70% of Americans fear the possibility of living in a nursing home

WASHINGTON — The idea of growing old can frighten many people, especially if they don’t have anyone to care for them later in life. Those thoughts can be even more terrifying if it means moving into an assisted living facility or a nursing home. A new survey is revealing just how scary old age care is to Americans, with 70 percent saying it’s uncomfortable to think about needing to live in a nursing home.

More than four in 10 Americans believe nursing homes are unsafe, leading 61 percent to also feel uneasy about admitting their loved ones into assisted living facilities. The poll, conducted by West Health and Gallup, finds just one in four (26%) people think nursing homes are safe places for seniors. A third of the survey group are still undecided.

As one might expect, the poor view of nursing homes gets worse as people get older — and possibly closer to needing elder care. Americans over the age of 35 were much more likely to view nursing facilities as unsafe in comparison to younger adults (44% to 34%).

Gallup Poll Nursing Homes

Along with general safety, a staggering 70 percent of Americans have doubts about the overall quality of care seniors receive inside nursing homes. Nearly half (49%) worry about the cost of living in such a place, and 45 percent believe it would negatively impact their mental health.

These fears outweighed more common societal stigmas attached to nursing homes, such as losing independence (34%), the fear of dying in such a place (28%), and the possible threat of physical violence (27%). All of these factors led Americans to give the current state of nursing home care in the U.S. a barely passing grade of D+.

In fact, only 18 percent of respondents said they would be comfortable with moving into a nursing home if they could no longer take care of themselves without help.

Will the government fix the problem?

The survey results come after a White House proposal to create mandatory minimum staffing levels for nursing facilities that participate in Medicare or Medicaid. Researchers note that there are approximately 15,500 nursing homes in the country, caring for over 1.2 million people. However, poor staffing levels are believed to be the root cause of many problems within these homes.

“Nursing homes serve a vital role in our society, but improvements are needed beyond staffing that will ensure quality and restore confidence in a system of care that most Americans have serious concerns about,” says Tim Lash, president of West Health, a family of nonprofit, nonpartisan organizations dedicated to improving aging and healthcare in America, in a media release. “Meanwhile, home- and community-based services, which are often preferred choices for care, are struggling to meet demand due to worker shortages, low wages and poor provider reimbursement. Policymakers must also do more to support these programs that offer an alternative to institutional settings.”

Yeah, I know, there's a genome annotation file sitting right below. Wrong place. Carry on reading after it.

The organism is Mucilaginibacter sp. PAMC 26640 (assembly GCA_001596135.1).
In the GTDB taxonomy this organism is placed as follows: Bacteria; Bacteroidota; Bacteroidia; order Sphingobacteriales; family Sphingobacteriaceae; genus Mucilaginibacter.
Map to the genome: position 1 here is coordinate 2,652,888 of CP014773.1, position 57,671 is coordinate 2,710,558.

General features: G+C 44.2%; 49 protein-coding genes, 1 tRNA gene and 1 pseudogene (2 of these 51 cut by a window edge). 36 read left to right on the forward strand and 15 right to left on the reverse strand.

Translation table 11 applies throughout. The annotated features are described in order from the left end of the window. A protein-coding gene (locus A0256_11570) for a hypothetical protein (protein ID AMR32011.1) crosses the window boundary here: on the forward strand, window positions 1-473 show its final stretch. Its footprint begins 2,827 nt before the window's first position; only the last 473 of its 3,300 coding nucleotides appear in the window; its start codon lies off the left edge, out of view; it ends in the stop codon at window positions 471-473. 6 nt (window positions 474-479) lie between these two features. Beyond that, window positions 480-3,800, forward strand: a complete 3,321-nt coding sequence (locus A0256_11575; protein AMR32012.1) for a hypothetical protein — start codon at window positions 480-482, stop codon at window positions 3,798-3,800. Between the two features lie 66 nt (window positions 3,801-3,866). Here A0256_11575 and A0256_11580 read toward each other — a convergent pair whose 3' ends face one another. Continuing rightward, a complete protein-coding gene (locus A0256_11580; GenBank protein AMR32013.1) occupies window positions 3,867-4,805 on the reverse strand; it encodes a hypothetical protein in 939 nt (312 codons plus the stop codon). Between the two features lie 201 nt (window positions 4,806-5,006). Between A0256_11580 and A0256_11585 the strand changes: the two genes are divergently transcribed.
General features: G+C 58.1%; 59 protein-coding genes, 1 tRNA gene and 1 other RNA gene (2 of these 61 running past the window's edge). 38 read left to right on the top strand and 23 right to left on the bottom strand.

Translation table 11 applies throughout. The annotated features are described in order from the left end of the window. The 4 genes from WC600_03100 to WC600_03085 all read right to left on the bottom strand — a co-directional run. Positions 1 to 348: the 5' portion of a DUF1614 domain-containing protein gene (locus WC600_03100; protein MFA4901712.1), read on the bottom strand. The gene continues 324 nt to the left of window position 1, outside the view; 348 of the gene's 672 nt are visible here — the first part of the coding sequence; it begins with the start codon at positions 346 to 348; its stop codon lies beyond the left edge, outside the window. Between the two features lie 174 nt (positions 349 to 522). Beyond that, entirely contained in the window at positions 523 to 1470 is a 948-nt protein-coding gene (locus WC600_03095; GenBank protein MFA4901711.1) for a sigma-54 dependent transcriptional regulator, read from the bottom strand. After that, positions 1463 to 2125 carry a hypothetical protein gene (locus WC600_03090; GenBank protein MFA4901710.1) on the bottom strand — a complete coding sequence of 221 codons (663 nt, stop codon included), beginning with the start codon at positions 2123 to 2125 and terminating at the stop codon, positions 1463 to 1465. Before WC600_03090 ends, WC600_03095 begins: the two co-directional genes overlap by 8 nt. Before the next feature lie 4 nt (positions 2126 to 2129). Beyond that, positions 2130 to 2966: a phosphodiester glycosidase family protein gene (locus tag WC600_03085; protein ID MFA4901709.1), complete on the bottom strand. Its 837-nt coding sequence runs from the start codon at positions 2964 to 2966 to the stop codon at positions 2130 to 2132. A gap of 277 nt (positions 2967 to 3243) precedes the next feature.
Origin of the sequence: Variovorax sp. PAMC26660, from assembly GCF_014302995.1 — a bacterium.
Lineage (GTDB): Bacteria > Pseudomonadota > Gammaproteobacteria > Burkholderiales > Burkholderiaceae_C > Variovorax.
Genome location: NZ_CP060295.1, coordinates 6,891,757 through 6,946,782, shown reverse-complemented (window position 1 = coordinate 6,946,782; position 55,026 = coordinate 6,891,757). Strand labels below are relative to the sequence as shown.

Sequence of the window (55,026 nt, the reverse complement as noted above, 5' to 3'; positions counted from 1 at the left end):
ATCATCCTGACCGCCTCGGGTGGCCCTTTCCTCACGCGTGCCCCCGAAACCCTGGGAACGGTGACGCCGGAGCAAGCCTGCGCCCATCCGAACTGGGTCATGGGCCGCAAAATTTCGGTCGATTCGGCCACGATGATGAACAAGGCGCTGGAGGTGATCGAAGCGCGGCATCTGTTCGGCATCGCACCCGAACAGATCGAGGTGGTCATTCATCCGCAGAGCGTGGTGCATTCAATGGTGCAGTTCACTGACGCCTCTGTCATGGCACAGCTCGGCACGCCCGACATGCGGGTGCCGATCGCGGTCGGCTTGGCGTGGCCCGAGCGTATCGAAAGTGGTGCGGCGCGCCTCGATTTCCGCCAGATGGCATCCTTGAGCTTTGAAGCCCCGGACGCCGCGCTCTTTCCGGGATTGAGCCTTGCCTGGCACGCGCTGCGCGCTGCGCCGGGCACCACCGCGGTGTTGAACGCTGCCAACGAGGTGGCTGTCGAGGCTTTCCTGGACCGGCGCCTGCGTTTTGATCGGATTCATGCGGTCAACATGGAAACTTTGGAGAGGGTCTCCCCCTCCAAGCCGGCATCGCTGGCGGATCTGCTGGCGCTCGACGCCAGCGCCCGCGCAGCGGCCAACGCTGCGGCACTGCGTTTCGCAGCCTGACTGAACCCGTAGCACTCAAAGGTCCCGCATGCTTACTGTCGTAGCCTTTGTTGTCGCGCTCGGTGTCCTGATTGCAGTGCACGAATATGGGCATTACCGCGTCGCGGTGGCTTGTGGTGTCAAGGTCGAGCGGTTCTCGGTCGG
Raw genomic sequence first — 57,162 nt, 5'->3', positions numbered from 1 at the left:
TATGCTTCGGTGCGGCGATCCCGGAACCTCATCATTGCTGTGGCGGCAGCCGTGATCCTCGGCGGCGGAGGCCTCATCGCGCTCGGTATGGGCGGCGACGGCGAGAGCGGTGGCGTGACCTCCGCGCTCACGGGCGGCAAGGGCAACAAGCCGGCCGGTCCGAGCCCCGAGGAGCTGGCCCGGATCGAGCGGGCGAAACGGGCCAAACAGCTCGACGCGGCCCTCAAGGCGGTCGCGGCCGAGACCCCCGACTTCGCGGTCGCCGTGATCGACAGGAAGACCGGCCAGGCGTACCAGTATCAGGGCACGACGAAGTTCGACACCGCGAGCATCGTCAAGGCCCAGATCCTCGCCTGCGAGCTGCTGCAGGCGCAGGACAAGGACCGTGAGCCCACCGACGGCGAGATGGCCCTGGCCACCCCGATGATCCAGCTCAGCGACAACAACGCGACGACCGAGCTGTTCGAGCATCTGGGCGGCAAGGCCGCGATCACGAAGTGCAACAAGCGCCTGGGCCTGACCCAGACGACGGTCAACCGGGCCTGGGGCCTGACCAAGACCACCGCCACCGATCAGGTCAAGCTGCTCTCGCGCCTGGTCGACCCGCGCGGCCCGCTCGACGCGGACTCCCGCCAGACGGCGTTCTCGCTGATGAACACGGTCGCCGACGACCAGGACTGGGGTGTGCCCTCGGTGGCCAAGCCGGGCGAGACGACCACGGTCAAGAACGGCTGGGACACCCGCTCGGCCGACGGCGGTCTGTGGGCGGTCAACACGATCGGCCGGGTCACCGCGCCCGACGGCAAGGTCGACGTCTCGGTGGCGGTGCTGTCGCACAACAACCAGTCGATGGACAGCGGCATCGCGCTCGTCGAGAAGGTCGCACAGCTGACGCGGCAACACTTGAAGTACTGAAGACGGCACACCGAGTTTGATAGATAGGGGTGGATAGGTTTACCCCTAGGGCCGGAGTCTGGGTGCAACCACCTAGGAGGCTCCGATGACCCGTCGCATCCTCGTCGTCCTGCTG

How low is the nation’s current opinion of nursing homes? The poll finds just one percent of Americans give the quality of care in nursing homes an A grade. Another eight percent give nursing homes a B.

“Nursing homes are perceived poorly by most Americans, many of whom share trepidation about the prospect of ever needing one for themselves or a family member,” says Dan Witters, a Gallup senior researcher. “This signals that these institutions do not have the benefit of the doubt. Nursing homes have a need to better demonstrate that they are safe places for older adults and provide a high quality of care.”

Survey methodology:

The survey was conducted between July 5 and 24, 2023, with data collected from 2,145 American adults ages 18 and older. The topic of the study, which was fielded by Gallup via the Gallup Panel, is Americans’ Perceptions of Nursing Homes in the U.S.

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About the Author

Chris Melore

Chris Melore has been a writer, researcher, editor, and producer in the New York-area since 2006. He won a local Emmy award for his work in sports television in 2011.

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